A poll taken by the American Civil Liberties Union of Connecticut indicates a strong majority of Connecticut residents support improving prosecutorial transparency in the state.
ACLU-CT’s Campaign for Smart Justice commissioned the poll of 621 Connecticut residents on March 28 and 29, to get their impressions of Senate Bill 880, proposed by Gov. Ned Lamont, which would require the Division of Criminal Justice to report and publish data prosecutors’ decisions each year.
Of those surveyed, 72 percent of voters, including 78 percent of Democrats, 71 percent of Republicans and 63 percent of Independents, said that increased transparency about prosecutors’ decisions would allow the state improve its justice system. And 79 percent said the amount of power prosecutors have is a compelling reason to support such a measure. Two thirds of respondents said racial disparity in the criminal justice system is also a compelling reason to support the bill.
“Smart Justice leaders have been advocating for legislation to increase transparency about prosecutors’ actions, and the majority of Connecticut voters stand with us,” said Gus Marks-Hamilton, Smart Justice field organizer for the ACLU of Connecticut. “Prosecutors are some of the most powerful people in the justice system, and their decisions directly affect the lives of tens of thousands of people in our state every day. Connecticut voters recognize that with prosecutors’ enormous power comes a responsibility for them to be transparent and open with the public.”
Liza Andrews, director of public policy and communications for the Connecticut Coalition Against Domestic Violence, said the organization also supports S.B. 880. “More transparency about prosecutors’ decisions is extremely important to understanding and strengthening the state’s response to domestic violence as it relates to the criminal justice system,” she said.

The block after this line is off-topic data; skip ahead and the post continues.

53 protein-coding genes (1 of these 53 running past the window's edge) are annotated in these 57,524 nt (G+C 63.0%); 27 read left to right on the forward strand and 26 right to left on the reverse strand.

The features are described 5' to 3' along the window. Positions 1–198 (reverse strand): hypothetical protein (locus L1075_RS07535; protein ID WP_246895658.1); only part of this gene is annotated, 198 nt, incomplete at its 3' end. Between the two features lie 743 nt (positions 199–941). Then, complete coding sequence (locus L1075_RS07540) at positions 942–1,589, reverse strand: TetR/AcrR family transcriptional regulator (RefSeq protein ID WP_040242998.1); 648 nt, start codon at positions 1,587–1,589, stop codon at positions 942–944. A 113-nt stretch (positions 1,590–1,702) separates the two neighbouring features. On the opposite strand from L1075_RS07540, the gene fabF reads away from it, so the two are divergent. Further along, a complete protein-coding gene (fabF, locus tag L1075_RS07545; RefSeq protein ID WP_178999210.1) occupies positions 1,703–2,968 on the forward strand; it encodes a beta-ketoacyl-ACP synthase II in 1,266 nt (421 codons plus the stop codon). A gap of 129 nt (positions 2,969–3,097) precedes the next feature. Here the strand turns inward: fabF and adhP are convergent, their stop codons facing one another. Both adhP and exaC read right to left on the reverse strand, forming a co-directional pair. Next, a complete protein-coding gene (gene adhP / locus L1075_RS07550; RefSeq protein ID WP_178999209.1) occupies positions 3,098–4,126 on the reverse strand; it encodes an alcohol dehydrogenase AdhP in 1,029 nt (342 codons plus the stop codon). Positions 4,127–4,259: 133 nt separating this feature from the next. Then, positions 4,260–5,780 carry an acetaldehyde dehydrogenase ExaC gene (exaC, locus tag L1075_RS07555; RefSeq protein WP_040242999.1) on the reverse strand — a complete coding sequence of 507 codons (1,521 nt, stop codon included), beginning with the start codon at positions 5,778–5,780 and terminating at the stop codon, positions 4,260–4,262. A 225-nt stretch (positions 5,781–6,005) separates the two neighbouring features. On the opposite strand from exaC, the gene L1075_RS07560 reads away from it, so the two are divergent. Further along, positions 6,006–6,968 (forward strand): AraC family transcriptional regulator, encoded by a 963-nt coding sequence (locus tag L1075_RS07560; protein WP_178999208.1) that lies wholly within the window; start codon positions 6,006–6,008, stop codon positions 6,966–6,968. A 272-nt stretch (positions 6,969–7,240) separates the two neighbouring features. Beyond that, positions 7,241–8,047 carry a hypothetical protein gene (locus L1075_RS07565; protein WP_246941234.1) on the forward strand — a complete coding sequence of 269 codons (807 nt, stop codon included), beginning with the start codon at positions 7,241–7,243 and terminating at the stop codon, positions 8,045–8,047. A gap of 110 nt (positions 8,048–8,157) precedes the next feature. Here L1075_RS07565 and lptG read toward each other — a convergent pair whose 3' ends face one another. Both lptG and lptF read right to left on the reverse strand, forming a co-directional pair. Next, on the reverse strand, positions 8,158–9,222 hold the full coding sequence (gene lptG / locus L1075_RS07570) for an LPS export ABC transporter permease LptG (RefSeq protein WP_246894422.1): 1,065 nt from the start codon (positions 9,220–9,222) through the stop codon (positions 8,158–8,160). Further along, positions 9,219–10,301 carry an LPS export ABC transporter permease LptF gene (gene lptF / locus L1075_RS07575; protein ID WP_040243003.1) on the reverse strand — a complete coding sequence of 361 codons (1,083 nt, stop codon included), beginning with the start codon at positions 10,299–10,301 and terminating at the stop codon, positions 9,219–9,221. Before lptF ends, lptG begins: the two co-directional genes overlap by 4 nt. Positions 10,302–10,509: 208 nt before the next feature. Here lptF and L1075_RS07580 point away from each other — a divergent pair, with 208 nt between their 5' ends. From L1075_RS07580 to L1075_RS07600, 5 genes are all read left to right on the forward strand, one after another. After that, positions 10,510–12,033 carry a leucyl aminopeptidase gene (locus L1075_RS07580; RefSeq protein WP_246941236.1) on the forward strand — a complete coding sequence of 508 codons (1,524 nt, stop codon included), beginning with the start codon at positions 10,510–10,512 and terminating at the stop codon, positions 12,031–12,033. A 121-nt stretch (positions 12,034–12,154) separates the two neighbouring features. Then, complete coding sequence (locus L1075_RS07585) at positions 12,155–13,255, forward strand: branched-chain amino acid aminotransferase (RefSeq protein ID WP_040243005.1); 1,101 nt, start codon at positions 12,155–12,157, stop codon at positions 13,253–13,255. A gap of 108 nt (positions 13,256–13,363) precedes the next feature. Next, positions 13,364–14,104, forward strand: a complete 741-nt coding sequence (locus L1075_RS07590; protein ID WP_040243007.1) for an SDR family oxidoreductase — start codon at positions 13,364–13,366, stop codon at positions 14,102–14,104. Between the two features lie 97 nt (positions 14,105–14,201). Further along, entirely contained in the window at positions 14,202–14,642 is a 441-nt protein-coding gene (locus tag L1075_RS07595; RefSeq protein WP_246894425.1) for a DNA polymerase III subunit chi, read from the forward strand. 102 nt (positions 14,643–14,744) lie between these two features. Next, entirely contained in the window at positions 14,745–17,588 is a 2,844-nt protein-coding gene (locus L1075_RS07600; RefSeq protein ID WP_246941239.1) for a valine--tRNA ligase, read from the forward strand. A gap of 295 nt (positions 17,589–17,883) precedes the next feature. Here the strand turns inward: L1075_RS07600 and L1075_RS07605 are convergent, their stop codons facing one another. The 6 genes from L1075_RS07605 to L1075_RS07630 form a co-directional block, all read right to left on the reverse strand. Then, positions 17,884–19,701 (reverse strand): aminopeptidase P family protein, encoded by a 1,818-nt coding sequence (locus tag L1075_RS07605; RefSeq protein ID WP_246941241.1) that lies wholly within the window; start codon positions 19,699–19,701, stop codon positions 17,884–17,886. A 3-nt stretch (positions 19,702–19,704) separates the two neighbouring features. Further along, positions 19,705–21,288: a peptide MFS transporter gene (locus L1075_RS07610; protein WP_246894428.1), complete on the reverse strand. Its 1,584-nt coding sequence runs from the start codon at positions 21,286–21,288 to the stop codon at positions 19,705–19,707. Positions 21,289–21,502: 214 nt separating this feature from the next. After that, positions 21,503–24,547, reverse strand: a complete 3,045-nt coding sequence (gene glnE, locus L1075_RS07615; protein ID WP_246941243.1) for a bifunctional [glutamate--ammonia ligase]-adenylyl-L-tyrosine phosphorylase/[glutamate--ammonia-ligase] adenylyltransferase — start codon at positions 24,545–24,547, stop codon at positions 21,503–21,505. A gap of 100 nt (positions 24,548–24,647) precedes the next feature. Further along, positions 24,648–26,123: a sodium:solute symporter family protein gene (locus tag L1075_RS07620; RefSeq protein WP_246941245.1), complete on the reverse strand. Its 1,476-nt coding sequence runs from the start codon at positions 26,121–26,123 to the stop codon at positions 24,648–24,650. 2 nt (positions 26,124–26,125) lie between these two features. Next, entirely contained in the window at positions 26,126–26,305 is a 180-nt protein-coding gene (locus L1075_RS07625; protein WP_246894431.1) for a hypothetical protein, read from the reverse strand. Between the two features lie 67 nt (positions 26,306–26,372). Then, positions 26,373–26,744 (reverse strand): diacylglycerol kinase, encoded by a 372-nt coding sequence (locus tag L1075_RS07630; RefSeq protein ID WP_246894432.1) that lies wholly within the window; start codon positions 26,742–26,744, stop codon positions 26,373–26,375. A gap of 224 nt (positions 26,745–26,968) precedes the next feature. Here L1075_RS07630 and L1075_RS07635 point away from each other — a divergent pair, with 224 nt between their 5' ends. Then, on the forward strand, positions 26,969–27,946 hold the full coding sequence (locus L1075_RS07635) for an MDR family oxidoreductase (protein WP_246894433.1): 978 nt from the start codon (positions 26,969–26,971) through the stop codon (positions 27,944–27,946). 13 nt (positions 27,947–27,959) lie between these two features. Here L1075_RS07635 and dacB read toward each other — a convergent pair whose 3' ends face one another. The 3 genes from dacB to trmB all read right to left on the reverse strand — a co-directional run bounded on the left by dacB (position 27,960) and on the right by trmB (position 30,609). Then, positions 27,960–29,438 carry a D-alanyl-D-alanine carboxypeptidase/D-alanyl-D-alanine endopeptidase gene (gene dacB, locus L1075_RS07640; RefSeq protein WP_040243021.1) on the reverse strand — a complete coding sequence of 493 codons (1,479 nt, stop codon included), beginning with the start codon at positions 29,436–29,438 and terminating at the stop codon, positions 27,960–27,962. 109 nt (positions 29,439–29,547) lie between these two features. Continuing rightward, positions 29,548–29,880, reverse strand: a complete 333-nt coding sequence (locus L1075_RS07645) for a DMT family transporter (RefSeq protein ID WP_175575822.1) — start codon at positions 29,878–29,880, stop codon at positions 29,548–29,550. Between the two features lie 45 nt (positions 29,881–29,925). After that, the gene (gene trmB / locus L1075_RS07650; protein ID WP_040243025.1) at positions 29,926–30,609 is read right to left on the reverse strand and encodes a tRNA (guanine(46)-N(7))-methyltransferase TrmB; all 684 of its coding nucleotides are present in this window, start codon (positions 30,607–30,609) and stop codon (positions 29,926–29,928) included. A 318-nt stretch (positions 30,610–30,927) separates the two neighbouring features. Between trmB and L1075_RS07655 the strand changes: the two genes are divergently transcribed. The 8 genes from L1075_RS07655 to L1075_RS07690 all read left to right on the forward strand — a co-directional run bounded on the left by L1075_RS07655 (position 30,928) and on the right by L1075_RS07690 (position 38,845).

S.B. 880 would require the Division of Criminal Justice, which employs prosecutors, to report data, including demographic data about people accused or convicted of a crime, and about prosecutors’ actions on charging, pretrial detention, bail, plea deals, diversionary programs, and sentencing. A public report and analysis would be made available each year. Democratic Senators Martin Looney and Bob Duff introduced the bill, along with state Reps. Joe Aresimowicz and Matthew Ritter.
Governor Lamont’s original proposal calls for data to be collected in criminal cases including the defendant’s age, address, primary language and race/ethnicity, plus information related to bail or bonds and sentencing. The bill also directs the state’s Chief Public Defender to establish a pilot program to provide representation to defendants at parole revocation hearings.
“Transparency and accountability from prosecutors is important to both victims and advocates,” said Lucy Nolan, director of policy and public relations for the Connecticut Alliance to End Sexual Violence, adding that the information would allow victims of sexual assault and advocates to ascertain how the state handles sexual assault cases and victims.
The ACLU of Connecticut encouraged the Legislature to strengthen the bill by requiring the state to also collect information about juvenile cases; prosecutors’ contact with victims; and stronger privacy protections for both victims and defendants.
Public Policy Polling conducted the survey. Forty-three percent of participants identified as Democrats, 28 percent as Republicans, and 29 percent as Independents.